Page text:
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Youth-led models of policy & practice for tackling gangs & serious youth violence PowerPoint Presentation
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Youth-led models of policy & practice for tackling gangs & serious youth violence

Youth-led models of policy & practice for tackling gangs & serious youth violence

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Youth-led models of policy & practice for tackling gangs & serious youth violence

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  1. Youth-led models of policy & practice for tackling gangs & serious youth violence Empowering Young People to Influence Policy & Practice

  2. Presenters • Dr. Theo Gavrielides, Director of IARS, t.gavrielides@iars.org.uk • Rachel Cass, Senior Youth Project Officer of IARS, r.cass@iars.org.uk Empowering Young People to Influence Policy & Practice

  3. Do any of the following have a realistic understanding of the causal factors of gang culture? Source: StreetGov (2007) ‘Street Crime – Perspectives from Young People’ Wilmslow, Cheshire: CiResearch Empowering Young People to Influence Policy & Practice

  4. What is Independent Academic Research Studies (IARS)? • A youth-led social policy think-tank that was set up in 2001 to empower and give voice to young people so that they can influence policy and democratically engage in society as equal citizens. We: • Work with marginalised young people to enable them to have a voice and influence local, regional, and national policy and practice • Provide training, guidance and accreditation to enable young people to undertake research for evidence based youth policy. • Encourage young people to use the useful results of that research to increase awareness and understanding of the issues which affect them.   Empowering Young People to Influence Policy & Practice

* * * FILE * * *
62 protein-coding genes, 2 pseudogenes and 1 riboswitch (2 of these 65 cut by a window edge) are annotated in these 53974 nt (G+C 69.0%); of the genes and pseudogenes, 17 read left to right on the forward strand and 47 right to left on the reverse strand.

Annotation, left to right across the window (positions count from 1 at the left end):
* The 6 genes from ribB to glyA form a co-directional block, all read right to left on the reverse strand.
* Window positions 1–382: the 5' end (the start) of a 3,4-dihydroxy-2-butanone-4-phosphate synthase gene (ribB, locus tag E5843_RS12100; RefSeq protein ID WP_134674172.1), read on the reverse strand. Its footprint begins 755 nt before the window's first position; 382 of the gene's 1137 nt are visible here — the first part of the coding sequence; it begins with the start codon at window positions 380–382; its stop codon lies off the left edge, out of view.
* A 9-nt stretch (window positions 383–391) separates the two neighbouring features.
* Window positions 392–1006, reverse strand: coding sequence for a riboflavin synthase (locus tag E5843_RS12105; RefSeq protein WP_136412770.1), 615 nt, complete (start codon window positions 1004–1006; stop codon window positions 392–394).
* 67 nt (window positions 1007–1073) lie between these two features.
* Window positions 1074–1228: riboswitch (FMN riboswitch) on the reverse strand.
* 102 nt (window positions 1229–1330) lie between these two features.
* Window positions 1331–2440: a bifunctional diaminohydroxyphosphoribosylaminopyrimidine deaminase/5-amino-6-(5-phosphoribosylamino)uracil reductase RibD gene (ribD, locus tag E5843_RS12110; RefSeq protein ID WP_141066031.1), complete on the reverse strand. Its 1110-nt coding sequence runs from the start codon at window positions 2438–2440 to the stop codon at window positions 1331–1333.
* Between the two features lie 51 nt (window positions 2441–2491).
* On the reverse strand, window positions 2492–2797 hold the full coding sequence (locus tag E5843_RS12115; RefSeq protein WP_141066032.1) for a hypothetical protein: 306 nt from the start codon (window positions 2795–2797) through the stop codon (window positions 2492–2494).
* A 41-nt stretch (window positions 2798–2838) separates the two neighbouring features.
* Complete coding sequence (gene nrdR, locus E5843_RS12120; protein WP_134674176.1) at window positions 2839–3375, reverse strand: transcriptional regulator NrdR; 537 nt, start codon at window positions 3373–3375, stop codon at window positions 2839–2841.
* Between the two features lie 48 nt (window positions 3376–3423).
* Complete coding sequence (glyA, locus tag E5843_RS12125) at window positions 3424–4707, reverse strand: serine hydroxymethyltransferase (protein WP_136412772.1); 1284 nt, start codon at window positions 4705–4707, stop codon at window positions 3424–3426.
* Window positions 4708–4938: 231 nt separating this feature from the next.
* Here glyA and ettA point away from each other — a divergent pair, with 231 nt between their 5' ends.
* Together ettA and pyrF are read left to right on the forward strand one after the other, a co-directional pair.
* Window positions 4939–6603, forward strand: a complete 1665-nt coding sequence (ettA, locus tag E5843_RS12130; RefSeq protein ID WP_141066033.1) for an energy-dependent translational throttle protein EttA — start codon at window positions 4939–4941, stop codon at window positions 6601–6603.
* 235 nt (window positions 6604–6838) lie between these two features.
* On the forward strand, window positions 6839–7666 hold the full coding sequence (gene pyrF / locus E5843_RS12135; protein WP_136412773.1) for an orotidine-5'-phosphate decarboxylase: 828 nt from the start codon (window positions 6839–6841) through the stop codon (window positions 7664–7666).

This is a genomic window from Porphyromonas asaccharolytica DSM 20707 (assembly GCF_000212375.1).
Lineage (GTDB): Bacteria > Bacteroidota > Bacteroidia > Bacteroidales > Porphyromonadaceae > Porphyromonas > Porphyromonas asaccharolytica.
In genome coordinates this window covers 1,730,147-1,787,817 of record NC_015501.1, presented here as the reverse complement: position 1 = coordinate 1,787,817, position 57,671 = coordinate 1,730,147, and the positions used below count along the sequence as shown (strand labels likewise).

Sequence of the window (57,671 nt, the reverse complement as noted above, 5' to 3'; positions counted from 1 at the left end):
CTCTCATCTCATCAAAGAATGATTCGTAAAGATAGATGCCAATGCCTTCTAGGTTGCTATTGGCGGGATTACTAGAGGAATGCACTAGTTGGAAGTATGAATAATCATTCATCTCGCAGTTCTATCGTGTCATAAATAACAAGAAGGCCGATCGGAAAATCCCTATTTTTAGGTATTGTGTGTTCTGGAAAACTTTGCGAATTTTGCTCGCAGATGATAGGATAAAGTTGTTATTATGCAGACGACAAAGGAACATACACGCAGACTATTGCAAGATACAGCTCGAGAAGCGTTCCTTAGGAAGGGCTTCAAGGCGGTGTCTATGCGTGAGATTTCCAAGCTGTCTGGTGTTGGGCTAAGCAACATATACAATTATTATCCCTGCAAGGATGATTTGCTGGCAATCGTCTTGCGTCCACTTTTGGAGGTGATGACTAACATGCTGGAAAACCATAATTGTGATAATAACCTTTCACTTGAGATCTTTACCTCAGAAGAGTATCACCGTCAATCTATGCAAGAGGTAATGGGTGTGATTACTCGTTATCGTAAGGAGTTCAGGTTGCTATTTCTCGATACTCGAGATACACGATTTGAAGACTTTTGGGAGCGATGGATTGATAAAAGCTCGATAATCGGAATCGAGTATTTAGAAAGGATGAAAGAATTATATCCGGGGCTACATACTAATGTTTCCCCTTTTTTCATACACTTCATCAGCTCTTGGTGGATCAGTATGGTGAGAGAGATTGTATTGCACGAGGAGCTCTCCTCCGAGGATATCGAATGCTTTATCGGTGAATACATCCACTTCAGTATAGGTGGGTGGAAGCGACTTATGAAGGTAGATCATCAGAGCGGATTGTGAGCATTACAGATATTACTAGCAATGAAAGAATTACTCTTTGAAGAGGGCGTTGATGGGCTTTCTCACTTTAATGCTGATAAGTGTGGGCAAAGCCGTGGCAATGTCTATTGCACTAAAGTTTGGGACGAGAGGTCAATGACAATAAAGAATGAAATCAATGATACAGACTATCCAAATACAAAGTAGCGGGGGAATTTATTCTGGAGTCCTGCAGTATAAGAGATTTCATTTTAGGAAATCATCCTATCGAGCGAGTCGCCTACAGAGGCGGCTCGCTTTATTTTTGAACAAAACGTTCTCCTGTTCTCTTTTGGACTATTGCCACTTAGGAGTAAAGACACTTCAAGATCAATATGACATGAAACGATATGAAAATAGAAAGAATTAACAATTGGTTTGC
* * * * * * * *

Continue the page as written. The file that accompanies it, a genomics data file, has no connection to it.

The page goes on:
5. “Youth-led” and “youth” policy and practice • Youth led: Young people contribute meaningfully and see their contributions translated to tangible outcomes. Different to “youth work”. • Youth led policy and practice: • Addresses power imbalance between young people and adult professionals. • Draws on young people’s real experiences to inform practical outcomes. • Promotes young people’s choice in how they participate. Empowering Young People to Influence Policy & Practice

  6. How is IARS youth-led? • Steered by young people - Youth Advisory Group. • Young people decide on the focus of their work. • Young people are supported to develop their own ideas and explore them through robust research and policy work. • Groups e.g. Youth Advisory Board are self organised. • Space for feedback and staff response to feedback. Empowering Young People to Influence Policy & Practice

  7. Models of youth-led practices and policy relating to gangs and serious youth violence • The Youth Advisory Board of the LSYVB/ MPS (IARS project) • The Building Bridges Project (ROTA and IARS project) • Boyhood to Manhood, Calling the shots • London Youth Now Project (IARS) • Youth Empowerment Project (IARS) • Young Justice Champions Project (IARS) • Safe Choices (nia project) Empowering Young People to Influence Policy & Practice